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					                         Teacher Background Information for
                          Population Dynamics—Hands-on
                                     Simulation
Day 1 simulation:

Background:
This activity is one component of a unit on Ecology. Prior to the activity students have learned
about Mendelian genetics, populations, food webs, natural selection, and computational
modeling. The activity shows how all of the above processes converge to affect population
dynamics in an ecosystem.

Engagement:
The hands-on simulation (based in part on lab from Lach, Michael, and Loverude, Michael. The
American Biology Teacher. February, 1998. p132) .is explained to the students, and students are
asked to write a hypothesis/prediction based on their background knowledge.

Materials:
For a class of 30 students
    30 rabbit cards
    30 grass cards
    30 wolf cards
    chart for recording data for each generation

Lab set-up:
The teacher needs to establish the following groups for the simulation:
    8 students given grass cards
    8 students given wolf cards
    8 students given rabbit cards
    two students to act as actuaries and record data for each generation
    three students to act as morticians and reincarnation specialists to recycle the “dead”

Exploration:
Students conduct the following hands-on simulation:
   1. Ten students are given cards labeled grass, ten labeled rabbits and ten labeled wolves.
   They move randomly around the classroom, and when signaled, they compare cards with
   closest student.

   Rules of Engagement:
       Rabbits and wolves must eat at least every other generation or they die
       wolf -- rabbit = rabbit dies
       wolf -- wolf = 1 baby wolf added
       wolf -- grass = nothing happens
       Rabbit -- rabbit = 1 baby rabbit added
       Rabbit -- grass = grass dies
       Grass -- grass = 1 baby grass added
   2. After each generation students show by hand count how many surviving members there
   are in each population and this is recorded by the actuaries. Students who have “died” report
   to the mortuary/reincarnation center where they are assigned new identities and re-enter the
   simulation.

   3. The simulation ends when two of the three populations are extinct.

Explanation:
   1. Students graph data from charts, analyze the data, and evaluate their original hypothesis.
.

Day 2 simulation: introduction of fast rabbit gene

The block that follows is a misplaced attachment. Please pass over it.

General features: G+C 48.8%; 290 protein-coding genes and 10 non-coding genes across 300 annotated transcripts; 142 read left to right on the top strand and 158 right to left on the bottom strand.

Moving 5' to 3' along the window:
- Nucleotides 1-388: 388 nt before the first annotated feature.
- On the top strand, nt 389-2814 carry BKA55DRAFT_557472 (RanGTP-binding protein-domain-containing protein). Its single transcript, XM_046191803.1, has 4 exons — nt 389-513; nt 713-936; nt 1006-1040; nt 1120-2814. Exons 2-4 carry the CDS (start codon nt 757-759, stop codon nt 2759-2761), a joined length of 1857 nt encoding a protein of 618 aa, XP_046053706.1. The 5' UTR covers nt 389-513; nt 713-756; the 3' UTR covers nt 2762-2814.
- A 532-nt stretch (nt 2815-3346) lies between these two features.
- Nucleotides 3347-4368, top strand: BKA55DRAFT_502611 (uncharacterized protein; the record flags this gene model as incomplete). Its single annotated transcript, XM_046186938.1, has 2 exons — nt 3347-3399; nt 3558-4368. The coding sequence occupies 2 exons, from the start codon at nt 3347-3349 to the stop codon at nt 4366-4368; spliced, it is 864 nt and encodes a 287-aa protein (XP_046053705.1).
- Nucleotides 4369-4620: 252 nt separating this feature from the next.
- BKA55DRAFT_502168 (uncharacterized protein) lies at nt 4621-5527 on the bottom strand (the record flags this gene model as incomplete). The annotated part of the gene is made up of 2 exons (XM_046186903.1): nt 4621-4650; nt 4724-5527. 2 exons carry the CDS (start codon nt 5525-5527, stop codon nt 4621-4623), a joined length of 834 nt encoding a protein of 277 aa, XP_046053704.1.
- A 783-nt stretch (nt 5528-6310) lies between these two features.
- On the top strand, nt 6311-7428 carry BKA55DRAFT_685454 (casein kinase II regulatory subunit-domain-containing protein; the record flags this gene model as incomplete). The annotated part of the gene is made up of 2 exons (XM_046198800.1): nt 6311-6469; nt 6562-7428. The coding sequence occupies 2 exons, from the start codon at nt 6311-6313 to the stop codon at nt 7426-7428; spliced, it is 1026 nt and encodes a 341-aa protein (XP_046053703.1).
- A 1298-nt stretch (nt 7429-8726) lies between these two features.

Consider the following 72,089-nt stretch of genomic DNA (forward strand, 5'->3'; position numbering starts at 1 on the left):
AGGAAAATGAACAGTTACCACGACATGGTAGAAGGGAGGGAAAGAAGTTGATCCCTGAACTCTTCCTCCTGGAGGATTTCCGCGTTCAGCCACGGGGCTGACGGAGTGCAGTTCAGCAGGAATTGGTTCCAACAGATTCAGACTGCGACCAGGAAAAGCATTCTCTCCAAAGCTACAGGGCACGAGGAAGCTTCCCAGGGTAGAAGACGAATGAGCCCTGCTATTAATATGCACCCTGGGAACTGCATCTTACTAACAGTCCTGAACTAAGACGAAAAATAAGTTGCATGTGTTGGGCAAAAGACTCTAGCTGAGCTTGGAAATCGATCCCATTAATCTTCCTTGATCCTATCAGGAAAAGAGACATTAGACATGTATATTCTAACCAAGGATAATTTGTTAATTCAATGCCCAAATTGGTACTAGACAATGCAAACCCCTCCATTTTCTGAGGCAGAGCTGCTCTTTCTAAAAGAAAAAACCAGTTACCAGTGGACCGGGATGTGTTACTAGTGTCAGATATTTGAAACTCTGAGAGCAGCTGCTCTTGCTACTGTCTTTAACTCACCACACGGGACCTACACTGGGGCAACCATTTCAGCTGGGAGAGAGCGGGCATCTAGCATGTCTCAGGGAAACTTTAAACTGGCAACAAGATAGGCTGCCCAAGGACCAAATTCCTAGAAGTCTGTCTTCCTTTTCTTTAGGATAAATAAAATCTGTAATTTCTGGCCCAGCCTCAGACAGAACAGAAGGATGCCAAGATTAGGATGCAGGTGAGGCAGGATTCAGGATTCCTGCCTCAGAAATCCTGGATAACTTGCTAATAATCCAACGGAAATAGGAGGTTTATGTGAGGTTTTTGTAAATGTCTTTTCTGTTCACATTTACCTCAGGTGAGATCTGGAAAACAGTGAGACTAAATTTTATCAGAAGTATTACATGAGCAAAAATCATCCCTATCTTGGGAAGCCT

This activity is the same as the Day 1 simulation but a “fast rabbit” gene is introduced and the
above items are modified with the following changes:
   1. Materials: add 1 group of 30 cards for “fast rabbits”
   2. Exploration: add 2 students with “fast rabbit” cards
   3. Add to rules of engagement:
        Fast rabbit -- rabbit = coin toss to determine type of offspring produced
        fast rabbit--fast rabbit = add 1 fast rabbit
        Fast rabbit -- wolf = coin toss to determine if rabbit lives or dies
   4. Students repeat the above simulation but begin with even population numbers.
   Example: 5 wolves, 5 grasses, 5 rabbits, 5 fast rabbits

Extension:
   1. Students explore the effect extrinsic variables (climate and natural disasters) and intrinsic
      variables (reproductive rates, mutations and diseases) on population dynamics by use of
      computer models.
   2. Students reevaluate original hypotheses in light of new data.


Teaching tips:

Actuary Data: It is very efficient for data collection and relay to the rest of the class if a
transparency is made of the actuary data charts, and the actuaries record the numbers for each
trial of the simulation where appropriate. This can be shared with the class later, and the data
transferred easily

Lab write-up: Each teacher may tailor the lab write-up to their individual preferences
depending on level of class and time available. Graphs are highly encouraged for visual
comparisons between these two simulations as well as for a later comparison to the computer
model simulation results.

Analysis/Conclusion Questions: Additional questions can be added to this section from the
Instructional Framework relating to modeling. This can be tailored to class level and time.

Lab Grading Rubric: Available to assist in grading labs
                                Actuary Data Tables

Simulation # 1: Normal populations

  generation          wolves           rabbits        grass
   start=P
     F-1
     F-2
     F-3
     F-4
     F-5
     F-6
     F-7
     F-8
     F-9



Simulation #1: Uneven Populations

  generation          wolves           rabbits        grass
   start=P
     F-1
     F-2
     F-3
     F-4
     F-5
     F-6
     F-7
     F-8
     F-9
Simulation #2: Fast Rabbit Introduction—uneven populations (2 fast rabbits)

  generation          wolves            rabbits         fast rabbits          grass
   start=P
     F-1
     F-2
     F-3
     F-4
     F-5
     F-6